Consumers Vote: Pontiac Will Be GM Brand Missed Most
The last year has been one of unimaginable change for GM. It lost the title of world’s largest automaker to Japanese rival Toyota, accepted billions of government dollars, saw its CEO surgically removed by the President of the United States, entered bankruptcy, and will shed four of its brands. That last point was the topic of a worldwide consumer poll: Which of GM’s brands do people think GM should hang on to?
The survey was conducted by online website CarGurus. When asked which of GM’s brands they’d like to see live on, 1700 consumers responded. 44 percent said they’d like to see Pontiac live on, followed by Hummer with 27 percent of the vote, Saab with 20 percent, and Saturn with just 9 percent.
“Pontiac has a trailblazing heritage – the 1964 Pontiac GTO is widely credited with starting the muscle-car craze – and its current G6 is the 20th best-selling car in the U.S., so I’m not surprised to see consumers vote to save this historic brand,” said the CEO of CarGurus, Langley Steinert.
“What did surprise me, however, was the relative popularity of the Hummer brand over that of Saab and Saturn.”
Pontiac is the only brand so far that GM has said it will completely ax. With no probable buyers and a lineup that (mostly) eats up sales from Chevrolet, GM decided to end Pontiac after the 2010 model year. Hummer, meanwhile, will likely be sold to a Chinese manufacturer, Saab will be sold to supercar maker Koenigsegg, and Saturn will be taken over by dealership juggernaut Roger Penske.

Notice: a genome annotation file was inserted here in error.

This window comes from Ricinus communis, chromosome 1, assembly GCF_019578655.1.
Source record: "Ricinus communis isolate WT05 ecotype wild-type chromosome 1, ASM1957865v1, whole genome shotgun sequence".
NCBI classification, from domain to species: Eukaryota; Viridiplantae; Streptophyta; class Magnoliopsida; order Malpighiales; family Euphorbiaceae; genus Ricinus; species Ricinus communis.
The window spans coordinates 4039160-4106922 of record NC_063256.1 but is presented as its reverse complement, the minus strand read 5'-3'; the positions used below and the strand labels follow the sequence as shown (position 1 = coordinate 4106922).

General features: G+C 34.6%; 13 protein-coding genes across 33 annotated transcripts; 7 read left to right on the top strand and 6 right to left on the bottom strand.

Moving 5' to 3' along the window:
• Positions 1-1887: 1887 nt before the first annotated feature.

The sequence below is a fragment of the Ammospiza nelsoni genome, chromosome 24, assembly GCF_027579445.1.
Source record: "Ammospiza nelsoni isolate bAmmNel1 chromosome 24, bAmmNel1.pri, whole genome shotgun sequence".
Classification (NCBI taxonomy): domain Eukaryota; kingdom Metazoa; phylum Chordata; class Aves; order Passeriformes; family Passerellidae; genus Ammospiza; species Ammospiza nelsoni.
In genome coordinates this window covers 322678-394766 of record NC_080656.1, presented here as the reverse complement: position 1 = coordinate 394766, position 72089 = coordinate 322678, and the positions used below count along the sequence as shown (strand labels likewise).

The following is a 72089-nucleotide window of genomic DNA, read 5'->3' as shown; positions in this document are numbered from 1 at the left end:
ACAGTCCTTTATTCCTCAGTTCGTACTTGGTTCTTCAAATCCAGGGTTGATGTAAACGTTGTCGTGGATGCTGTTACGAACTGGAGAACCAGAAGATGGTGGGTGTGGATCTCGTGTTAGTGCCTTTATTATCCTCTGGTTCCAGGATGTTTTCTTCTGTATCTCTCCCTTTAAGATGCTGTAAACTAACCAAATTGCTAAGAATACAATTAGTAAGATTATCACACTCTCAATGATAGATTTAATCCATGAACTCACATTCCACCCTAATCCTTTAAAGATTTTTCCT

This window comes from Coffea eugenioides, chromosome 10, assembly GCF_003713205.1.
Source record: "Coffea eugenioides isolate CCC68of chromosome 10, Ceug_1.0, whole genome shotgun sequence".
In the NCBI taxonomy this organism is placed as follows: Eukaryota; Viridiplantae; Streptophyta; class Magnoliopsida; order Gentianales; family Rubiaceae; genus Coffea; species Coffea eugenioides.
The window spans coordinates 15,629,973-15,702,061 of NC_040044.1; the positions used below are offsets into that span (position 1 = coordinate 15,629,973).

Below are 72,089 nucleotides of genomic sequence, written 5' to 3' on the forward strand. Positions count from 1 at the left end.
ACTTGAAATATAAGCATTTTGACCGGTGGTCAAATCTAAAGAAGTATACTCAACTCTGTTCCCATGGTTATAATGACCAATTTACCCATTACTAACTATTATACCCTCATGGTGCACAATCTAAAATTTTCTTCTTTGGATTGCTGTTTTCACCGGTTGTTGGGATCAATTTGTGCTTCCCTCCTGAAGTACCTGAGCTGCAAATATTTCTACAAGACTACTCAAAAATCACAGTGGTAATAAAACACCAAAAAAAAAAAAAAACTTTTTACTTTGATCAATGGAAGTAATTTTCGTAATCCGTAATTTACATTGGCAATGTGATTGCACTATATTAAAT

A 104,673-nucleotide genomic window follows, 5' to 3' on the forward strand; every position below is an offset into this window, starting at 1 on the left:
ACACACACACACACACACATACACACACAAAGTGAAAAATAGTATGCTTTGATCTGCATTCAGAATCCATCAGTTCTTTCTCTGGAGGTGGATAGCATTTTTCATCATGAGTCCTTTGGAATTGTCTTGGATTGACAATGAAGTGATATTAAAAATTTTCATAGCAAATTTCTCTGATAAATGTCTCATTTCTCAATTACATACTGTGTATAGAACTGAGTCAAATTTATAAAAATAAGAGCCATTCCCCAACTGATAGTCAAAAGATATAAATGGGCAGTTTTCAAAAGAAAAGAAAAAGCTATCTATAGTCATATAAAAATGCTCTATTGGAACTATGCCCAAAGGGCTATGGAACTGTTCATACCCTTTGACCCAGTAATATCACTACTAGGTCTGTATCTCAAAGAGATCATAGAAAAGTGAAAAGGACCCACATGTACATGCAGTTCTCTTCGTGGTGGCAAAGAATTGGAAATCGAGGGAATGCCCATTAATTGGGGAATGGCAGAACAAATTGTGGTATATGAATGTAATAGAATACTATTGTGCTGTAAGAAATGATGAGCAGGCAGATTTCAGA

Despite its mostly rebadged-Chevrolet lineup, Pontiac’s storied past and promising vehicles make it an unsurprising first choice for salvation. The Pontiac Solstice and G8 are true enthusiast cars, while the G6 and Vibe appealed to the public. But the G3, G5, and Torrent diluted the Pontiac lineup, and confused the brand’s identity. Pontiac has sold almost 30,000 G6s so far this year, down from about 71,000 during the same time period last year – but sales of the G8 sedan were up 68.3 percent in May, evidence of that car’s gaining appeal.
Hummer, meanwhile, continues to appeal to buyers of SUVs that can afford the high price tag and refused to join the “green” bandwagon, while Saab has a notoriously faithful following. Perhaps the biggest surprise – and perhaps the most foreboding – is Saturn’s placement at the bottom of the list. Even with its generally loyal customers and an excellent lineup of vehicles, few oppose GM’s decision to sell the brand. While that doesn’t bode well for Penske, we hope he will be able to turn Saturn’s fortunes around.